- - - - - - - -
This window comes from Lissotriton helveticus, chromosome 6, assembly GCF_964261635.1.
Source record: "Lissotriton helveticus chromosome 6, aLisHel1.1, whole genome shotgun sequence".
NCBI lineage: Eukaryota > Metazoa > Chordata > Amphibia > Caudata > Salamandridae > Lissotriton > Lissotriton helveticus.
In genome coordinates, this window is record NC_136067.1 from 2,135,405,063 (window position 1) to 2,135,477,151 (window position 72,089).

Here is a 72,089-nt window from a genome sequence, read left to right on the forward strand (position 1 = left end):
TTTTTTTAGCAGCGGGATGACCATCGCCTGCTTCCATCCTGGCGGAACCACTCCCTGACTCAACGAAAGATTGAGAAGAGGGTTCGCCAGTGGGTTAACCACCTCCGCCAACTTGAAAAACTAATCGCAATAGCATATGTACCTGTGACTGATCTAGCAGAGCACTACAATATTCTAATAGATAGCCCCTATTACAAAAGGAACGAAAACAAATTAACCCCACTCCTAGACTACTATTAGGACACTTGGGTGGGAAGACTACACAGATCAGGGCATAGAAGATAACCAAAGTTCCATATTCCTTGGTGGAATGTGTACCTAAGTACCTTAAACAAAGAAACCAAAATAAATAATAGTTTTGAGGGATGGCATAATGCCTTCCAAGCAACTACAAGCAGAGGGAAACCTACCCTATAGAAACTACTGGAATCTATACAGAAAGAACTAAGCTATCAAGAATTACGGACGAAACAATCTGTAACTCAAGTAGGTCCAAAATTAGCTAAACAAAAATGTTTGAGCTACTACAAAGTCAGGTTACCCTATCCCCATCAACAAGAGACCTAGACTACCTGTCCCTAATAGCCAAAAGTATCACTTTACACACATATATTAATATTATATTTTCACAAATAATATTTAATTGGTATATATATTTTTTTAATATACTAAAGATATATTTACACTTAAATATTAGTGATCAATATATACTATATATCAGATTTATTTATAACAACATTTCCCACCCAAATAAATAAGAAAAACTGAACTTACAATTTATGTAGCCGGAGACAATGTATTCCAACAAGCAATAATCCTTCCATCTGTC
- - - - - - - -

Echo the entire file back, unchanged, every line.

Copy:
This window comes from Lissotriton helveticus, chromosome 6, assembly GCF_964261635.1.
Source record: "Lissotriton helveticus chromosome 6, aLisHel1.1, whole genome shotgun sequence".
NCBI lineage: Eukaryota > Metazoa > Chordata > Amphibia > Caudata > Salamandridae > Lissotriton > Lissotriton helveticus.
In genome coordinates, this window is record NC_136067.1 from 2,135,405,063 (window position 1) to 2,135,477,151 (window position 72,089).

Here is a 72,089-nt window from a genome sequence, read left to right on the forward strand (position 1 = left end):
TTTTTTTAGCAGCGGGATGACCATCGCCTGCTTCCATCCTGGCGGAACCACTCCCTGACTCAACGAAAGATTGAGAAGAGGGTTCGCCAGTGGGTTAACCACCTCCGCCAACTTGAAAAACTAATCGCAATAGCATATGTACCTGTGACTGATCTAGCAGAGCACTACAATATTCTAATAGATAGCCCCTATTACAAAAGGAACGAAAACAAATTAACCCCACTCCTAGACTACTATTAGGACACTTGGGTGGGAAGACTACACAGATCAGGGCATAGAAGATAACCAAAGTTCCATATTCCTTGGTGGAATGTGTACCTAAGTACCTTAAACAAAGAAACCAAAATAAATAATAGTTTTGAGGGATGGCATAATGCCTTCCAAGCAACTACAAGCAGAGGGAAACCTACCCTATAGAAACTACTGGAATCTATACAGAAAGAACTAAGCTATCAAGAATTACGGACGAAACAATCTGTAACTCAAGTAGGTCCAAAATTAGCTAAACAAAAATGTTTGAGCTACTACAAAGTCAGGTTACCCTATCCCCATCAACAAGAGACCTAGACTACCTGTCCCTAATAGCCAAAAGTATCACTTTACACACATATATTAATATTATATTTTCACAAATAATATTTAATTGGTATATATATTTTTTTAATATACTAAAGATATATTTACACTTAAATATTAGTGATCAATATATACTATATATCAGATTTATTTATAACAACATTTCCCACCCAAATAAATAAGAAAAACTGAACTTACAATTTATGTAGCCGGAGACAATGTATTCCAACAAGCAATAATCCTTCCATCTGTC